Jesufemi Oladapo
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Getting Started with Full Stack Web Development - MERN Stack

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Getting Started with Full Stack Web Development - MERN Stack

Part 1 - Getting started and setting up project Creating a functional TODO App

Jesufemi Oladapo's photo
Jesufemi Oladapo
·Jul 27, 2022·

8 min read

Table of contents

  • INTRODUCTION
  • Setting up our Project
  • Building the server and various routes

INTRODUCTION

Full stack development refers to the development of both the client-side (frontend) and server-side(backend) portions of an application. A typical application consists of both the frontend that the user interacts with and the backend that does all of the stuff that the user cannot see like storing data, retrieving data, updating data, deleting data, validation and much more.

In this tutorial, we are going to be learning full stack web development by using the most popular stack, the MERN stack which stands for MongoDB, ExpressJS, React, Node. The reason this is popular is because it utilizes just one programming language, JavaScript, the language of the web.

We are going to learn full stack development by building a functional todo app, that allow user to register, login, logout, create a new todo item, delete a todo item and marking a todo as completed and vice versa.

Below is a glance of what we are going to build.

main1.png main2.png main3.png

This tutorial will be split into different parts so we can go step by step into making our app a reality, the last part of this tutorial will be based on deployment so as to enable the world have access to our app.

Trust you are ready for this, fasten your seat belts as we FLY!!!

Setting up our Project

  • Create a folder titled FullStackTodoApp
  • Open this folder with your code editor, I will be using VSCode in this tutorial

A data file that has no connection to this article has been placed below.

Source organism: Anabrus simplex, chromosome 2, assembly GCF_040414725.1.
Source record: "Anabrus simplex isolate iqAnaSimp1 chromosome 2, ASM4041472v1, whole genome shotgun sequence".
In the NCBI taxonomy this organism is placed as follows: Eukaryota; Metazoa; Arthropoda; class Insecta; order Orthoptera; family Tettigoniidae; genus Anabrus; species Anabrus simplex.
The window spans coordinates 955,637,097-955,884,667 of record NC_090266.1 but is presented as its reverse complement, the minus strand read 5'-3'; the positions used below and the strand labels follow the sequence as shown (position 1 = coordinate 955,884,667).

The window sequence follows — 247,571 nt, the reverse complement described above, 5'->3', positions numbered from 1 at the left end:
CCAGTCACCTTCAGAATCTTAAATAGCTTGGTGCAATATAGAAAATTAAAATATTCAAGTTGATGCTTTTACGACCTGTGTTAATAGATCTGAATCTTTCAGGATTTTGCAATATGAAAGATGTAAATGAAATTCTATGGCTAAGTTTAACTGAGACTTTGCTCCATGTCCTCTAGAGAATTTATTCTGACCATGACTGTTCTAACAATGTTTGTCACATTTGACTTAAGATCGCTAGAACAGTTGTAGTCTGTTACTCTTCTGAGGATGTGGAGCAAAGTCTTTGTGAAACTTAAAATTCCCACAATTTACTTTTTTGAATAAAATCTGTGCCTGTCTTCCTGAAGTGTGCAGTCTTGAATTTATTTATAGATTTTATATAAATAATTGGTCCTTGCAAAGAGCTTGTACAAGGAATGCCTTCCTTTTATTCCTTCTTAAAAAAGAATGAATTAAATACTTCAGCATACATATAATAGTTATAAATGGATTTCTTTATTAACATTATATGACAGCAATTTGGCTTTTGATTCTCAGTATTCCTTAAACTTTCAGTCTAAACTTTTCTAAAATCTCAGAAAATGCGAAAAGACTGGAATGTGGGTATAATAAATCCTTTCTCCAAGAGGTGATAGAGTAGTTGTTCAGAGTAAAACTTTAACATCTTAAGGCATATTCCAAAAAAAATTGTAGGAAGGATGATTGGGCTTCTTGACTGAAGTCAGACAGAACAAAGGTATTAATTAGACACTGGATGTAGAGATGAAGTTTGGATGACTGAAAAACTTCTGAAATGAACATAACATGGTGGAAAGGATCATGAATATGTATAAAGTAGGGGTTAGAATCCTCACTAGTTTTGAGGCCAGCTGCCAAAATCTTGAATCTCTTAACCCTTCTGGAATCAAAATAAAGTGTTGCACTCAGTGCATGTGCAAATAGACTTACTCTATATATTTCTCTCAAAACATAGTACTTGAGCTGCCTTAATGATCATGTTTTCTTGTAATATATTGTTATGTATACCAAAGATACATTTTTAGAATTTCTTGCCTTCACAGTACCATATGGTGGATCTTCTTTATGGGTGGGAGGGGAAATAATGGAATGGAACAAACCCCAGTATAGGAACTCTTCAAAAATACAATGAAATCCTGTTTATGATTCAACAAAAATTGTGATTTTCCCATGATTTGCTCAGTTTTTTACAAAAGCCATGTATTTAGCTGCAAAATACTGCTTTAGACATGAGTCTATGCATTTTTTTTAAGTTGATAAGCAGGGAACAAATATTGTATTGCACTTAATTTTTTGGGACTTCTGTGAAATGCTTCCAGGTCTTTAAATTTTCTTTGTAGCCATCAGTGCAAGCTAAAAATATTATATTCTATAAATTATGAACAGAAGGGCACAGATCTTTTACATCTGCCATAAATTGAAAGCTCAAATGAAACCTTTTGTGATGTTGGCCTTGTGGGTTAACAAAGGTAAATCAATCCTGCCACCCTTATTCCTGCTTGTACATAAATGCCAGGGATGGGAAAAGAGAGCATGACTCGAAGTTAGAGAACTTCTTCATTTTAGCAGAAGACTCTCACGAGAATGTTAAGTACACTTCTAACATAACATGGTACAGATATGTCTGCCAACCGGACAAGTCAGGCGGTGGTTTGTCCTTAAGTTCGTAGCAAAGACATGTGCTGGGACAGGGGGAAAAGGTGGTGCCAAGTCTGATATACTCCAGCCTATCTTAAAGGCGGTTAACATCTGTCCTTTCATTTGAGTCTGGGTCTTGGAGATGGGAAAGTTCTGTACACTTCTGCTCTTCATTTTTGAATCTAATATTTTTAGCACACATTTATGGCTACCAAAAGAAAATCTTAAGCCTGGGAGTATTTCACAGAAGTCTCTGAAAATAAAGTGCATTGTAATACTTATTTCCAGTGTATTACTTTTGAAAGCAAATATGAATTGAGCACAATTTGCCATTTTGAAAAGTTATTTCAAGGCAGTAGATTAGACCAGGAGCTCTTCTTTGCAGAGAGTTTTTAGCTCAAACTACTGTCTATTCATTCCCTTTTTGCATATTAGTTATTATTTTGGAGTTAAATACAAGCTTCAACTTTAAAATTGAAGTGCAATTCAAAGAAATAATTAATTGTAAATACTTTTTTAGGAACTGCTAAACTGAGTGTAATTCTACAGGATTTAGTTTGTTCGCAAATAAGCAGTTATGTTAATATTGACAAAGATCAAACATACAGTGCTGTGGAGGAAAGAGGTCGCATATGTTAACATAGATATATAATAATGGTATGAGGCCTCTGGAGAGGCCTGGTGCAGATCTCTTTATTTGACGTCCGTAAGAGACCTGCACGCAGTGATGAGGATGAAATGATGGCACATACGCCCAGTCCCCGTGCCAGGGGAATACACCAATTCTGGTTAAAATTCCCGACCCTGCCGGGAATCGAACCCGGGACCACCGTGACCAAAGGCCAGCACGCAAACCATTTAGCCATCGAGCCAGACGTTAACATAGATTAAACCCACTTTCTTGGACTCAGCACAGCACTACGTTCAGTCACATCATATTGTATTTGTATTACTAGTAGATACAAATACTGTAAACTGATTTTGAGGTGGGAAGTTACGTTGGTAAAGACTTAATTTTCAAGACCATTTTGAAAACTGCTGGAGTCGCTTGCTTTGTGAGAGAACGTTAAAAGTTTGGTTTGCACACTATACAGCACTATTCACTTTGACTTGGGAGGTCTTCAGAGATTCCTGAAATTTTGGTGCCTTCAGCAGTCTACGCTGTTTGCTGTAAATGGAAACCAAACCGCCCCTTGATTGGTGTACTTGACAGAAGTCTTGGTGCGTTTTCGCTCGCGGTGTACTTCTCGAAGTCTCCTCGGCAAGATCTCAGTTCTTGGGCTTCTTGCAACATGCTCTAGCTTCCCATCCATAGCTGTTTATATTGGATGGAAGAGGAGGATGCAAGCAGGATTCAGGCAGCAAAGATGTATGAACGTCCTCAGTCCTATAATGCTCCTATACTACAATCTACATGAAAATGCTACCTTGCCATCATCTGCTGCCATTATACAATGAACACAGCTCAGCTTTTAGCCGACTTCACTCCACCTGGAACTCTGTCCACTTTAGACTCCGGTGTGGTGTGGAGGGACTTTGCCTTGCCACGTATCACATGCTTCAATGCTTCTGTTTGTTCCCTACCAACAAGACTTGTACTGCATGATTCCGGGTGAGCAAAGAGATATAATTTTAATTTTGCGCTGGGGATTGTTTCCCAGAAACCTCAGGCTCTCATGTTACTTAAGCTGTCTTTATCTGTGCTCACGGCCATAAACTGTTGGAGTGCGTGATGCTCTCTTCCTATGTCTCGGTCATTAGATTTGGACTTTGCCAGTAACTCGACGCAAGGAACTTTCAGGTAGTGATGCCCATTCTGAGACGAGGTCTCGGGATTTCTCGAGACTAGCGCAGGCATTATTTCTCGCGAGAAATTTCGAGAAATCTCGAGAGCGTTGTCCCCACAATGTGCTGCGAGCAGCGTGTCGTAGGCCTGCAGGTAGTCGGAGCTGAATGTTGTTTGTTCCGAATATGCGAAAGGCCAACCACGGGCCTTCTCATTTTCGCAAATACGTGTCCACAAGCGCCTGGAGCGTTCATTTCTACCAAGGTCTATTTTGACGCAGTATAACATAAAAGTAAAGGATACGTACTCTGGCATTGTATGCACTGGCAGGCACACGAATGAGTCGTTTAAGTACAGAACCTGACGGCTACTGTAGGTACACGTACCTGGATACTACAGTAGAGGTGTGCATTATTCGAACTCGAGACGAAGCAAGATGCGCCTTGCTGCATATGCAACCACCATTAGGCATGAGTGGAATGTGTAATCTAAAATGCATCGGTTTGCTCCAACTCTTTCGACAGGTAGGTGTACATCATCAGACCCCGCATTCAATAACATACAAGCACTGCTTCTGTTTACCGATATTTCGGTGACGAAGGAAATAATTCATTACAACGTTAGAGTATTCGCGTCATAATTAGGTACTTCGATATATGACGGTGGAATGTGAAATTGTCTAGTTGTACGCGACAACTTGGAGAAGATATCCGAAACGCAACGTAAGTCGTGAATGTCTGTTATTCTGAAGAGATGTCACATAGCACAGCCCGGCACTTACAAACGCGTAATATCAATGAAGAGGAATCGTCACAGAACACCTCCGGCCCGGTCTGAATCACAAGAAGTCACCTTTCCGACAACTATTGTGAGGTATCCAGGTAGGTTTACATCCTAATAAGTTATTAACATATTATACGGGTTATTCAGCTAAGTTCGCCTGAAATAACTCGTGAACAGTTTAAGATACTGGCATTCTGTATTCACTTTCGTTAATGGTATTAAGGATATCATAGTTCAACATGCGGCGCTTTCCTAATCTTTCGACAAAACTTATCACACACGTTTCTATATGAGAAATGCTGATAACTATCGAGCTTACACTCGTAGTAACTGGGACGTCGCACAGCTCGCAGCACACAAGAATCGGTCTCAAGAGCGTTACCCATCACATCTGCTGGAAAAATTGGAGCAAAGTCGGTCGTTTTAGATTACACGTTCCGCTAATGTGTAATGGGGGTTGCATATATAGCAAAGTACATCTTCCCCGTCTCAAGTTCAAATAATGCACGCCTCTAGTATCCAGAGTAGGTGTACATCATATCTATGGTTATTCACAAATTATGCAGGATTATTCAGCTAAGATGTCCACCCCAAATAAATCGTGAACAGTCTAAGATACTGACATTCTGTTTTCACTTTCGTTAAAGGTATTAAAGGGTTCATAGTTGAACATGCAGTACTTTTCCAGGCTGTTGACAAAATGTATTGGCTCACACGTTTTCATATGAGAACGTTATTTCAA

• Run npm init -y in the terminal, this will allow npm packages to be installed in this folder and create a package.json file that contains information about the packages that will be installed while building this app.
    The package.json file should look like this

packagejson.PNG

  • Create a new folder backend

tree.PNG

  • In our backend folder, we create a new file server.js

tree1.PNG server.js will serve as our entry point for all our backend operations, we have to change the main in our package.json file to point to our newly created server.js, hence main in package.json will now be backend/server.js

"main": "backend/server.js"
  • We will then install some npm packages that will help us create our server, run npm install express to install expressJS in our project, run npm install -D nodemon to install nodemon as a dev dependency to track changes in our backend files without restarting the server.
  • Make some changes to package.json by changing the scripts object to
    "scripts": {
    "start": "node backend/server.js",
    "server": "nodemon backend/server.js"
    }
    

Building the server and various routes

We will build a REST API that will interact with our frontend, this API will have the CRUD functionality(Create, Read, Update and Delete).

Let's get started in our server.js file by creating the server

const express = require('express');

const app = express()
const port = process.env.PORT || 5000

app.listen( port, () => console.log(`Server is running on port ${port}`))